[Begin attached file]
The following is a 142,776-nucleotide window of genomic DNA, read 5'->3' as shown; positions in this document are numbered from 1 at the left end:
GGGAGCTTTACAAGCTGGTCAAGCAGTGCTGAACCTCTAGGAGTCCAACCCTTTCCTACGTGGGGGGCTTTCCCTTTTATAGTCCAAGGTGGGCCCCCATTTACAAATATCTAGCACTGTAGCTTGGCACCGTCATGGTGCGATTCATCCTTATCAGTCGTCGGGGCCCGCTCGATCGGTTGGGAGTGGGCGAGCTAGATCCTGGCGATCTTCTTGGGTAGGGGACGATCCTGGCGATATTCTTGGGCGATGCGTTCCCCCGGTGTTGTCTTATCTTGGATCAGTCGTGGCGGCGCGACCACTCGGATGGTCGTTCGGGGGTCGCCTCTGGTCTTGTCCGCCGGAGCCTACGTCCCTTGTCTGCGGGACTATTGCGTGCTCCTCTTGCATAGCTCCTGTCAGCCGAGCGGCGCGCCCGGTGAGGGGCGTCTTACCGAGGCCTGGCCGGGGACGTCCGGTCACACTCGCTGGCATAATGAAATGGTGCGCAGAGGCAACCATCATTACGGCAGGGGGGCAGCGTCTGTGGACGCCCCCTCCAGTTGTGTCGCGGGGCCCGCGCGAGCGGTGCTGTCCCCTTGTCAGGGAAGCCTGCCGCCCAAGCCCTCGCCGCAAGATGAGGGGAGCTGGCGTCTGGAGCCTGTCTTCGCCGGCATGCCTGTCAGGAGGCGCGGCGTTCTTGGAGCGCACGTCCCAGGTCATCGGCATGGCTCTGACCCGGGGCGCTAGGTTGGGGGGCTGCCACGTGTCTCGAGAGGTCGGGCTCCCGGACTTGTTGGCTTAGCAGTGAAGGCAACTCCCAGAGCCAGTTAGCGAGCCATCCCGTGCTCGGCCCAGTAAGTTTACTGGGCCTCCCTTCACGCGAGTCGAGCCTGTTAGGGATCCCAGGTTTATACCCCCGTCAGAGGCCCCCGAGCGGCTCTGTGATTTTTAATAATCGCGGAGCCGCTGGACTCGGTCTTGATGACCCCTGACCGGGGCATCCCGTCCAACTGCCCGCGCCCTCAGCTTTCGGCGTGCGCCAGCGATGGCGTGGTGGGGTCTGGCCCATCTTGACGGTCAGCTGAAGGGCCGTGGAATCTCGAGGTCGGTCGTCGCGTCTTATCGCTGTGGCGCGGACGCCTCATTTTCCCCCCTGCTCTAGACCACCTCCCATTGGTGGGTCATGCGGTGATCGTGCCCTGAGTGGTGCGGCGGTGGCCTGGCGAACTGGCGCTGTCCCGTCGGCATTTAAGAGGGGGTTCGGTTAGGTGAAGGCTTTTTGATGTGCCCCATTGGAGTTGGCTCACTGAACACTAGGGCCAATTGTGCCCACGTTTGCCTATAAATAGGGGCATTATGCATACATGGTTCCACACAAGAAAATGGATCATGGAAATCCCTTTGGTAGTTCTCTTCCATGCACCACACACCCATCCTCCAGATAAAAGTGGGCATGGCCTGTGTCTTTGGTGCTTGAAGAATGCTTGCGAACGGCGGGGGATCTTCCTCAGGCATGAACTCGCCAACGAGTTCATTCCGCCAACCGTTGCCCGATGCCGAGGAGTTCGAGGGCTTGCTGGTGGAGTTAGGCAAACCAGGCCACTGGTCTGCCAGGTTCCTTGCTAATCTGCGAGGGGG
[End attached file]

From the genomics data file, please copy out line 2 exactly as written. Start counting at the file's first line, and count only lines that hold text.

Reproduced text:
GGGAGCTTTACAAGCTGGTCAAGCAGTGCTGAACCTCTAGGAGTCCAACCCTTTCCTACGTGGGGGGCTTTCCCTTTTATAGTCCAAGGTGGGCCCCCATTTACAAATATCTAGCACTGTAGCTTGGCACCGTCATGGTGCGATTCATCCTTATCAGTCGTCGGGGCCCGCTCGATCGGTTGGGAGTGGGCGAGCTAGATCCTGGCGATCTTCTTGGGTAGGGGACGATCCTGGCGATATTCTTGGGCGATGCGTTCCCCCGGTGTTGTCTTATCTTGGATCAGTCGTGGCGGCGCGACCACTCGGATGGTCGTTCGGGGGTCGCCTCTGGTCTTGTCCGCCGGAGCCTACGTCCCTTGTCTGCGGGACTATTGCGTGCTCCTCTTGCATAGCTCCTGTCAGCCGAGCGGCGCGCCCGGTGAGGGGCGTCTTACCGAGGCCTGGCCGGGGACGTCCGGTCACACTCGCTGGCATAATGAAATGGTGCGCAGAGGCAACCATCATTACGGCAGGGGGGCAGCGTCTGTGGACGCCCCCTCCAGTTGTGTCGCGGGGCCCGCGCGAGCGGTGCTGTCCCCTTGTCAGGGAAGCCTGCCGCCCAAGCCCTCGCCGCAAGATGAGGGGAGCTGGCGTCTGGAGCCTGTCTTCGCCGGCATGCCTGTCAGGAGGCGCGGCGTTCTTGGAGCGCACGTCCCAGGTCATCGGCATGGCTCTGACCCGGGGCGCTAGGTTGGGGGGCTGCCACGTGTCTCGAGAGGTCGGGCTCCCGGACTTGTTGGCTTAGCAGTGAAGGCAACTCCCAGAGCCAGTTAGCGAGCCATCCCGTGCTCGGCCCAGTAAGTTTACTGGGCCTCCCTTCACGCGAGTCGAGCCTGTTAGGGATCCCAGGTTTATACCCCCGTCAGAGGCCCCCGAGCGGCTCTGTGATTTTTAATAATCGCGGAGCCGCTGGACTCGGTCTTGATGACCCCTGACCGGGGCATCCCGTCCAACTGCCCGCGCCCTCAGCTTTCGGCGTGCGCCAGCGATGGCGTGGTGGGGTCTGGCCCATCTTGACGGTCAGCTGAAGGGCCGTGGAATCTCGAGGTCGGTCGTCGCGTCTTATCGCTGTGGCGCGGACGCCTCATTTTCCCCCCTGCTCTAGACCACCTCCCATTGGTGGGTCATGCGGTGATCGTGCCCTGAGTGGTGCGGCGGTGGCCTGGCGAACTGGCGCTGTCCCGTCGGCATTTAAGAGGGGGTTCGGTTAGGTGAAGGCTTTTTGATGTGCCCCATTGGAGTTGGCTCACTGAACACTAGGGCCAATTGTGCCCACGTTTGCCTATAAATAGGGGCATTATGCATACATGGTTCCACACAAGAAAATGGATCATGGAAATCCCTTTGGTAGTTCTCTTCCATGCACCACACACCCATCCTCCAGATAAAAGTGGGCATGGCCTGTGTCTTTGGTGCTTGAAGAATGCTTGCGAACGGCGGGGGATCTTCCTCAGGCATGAACTCGCCAACGAGTTCATTCCGCCAACCGTTGCCCGATGCCGAGGAGTTCGAGGGCTTGCTGGTGGAGTTAGGCAAACCAGGCCACTGGTCTGCCAGGTTCCTTGCTAATCTGCGAGGGGG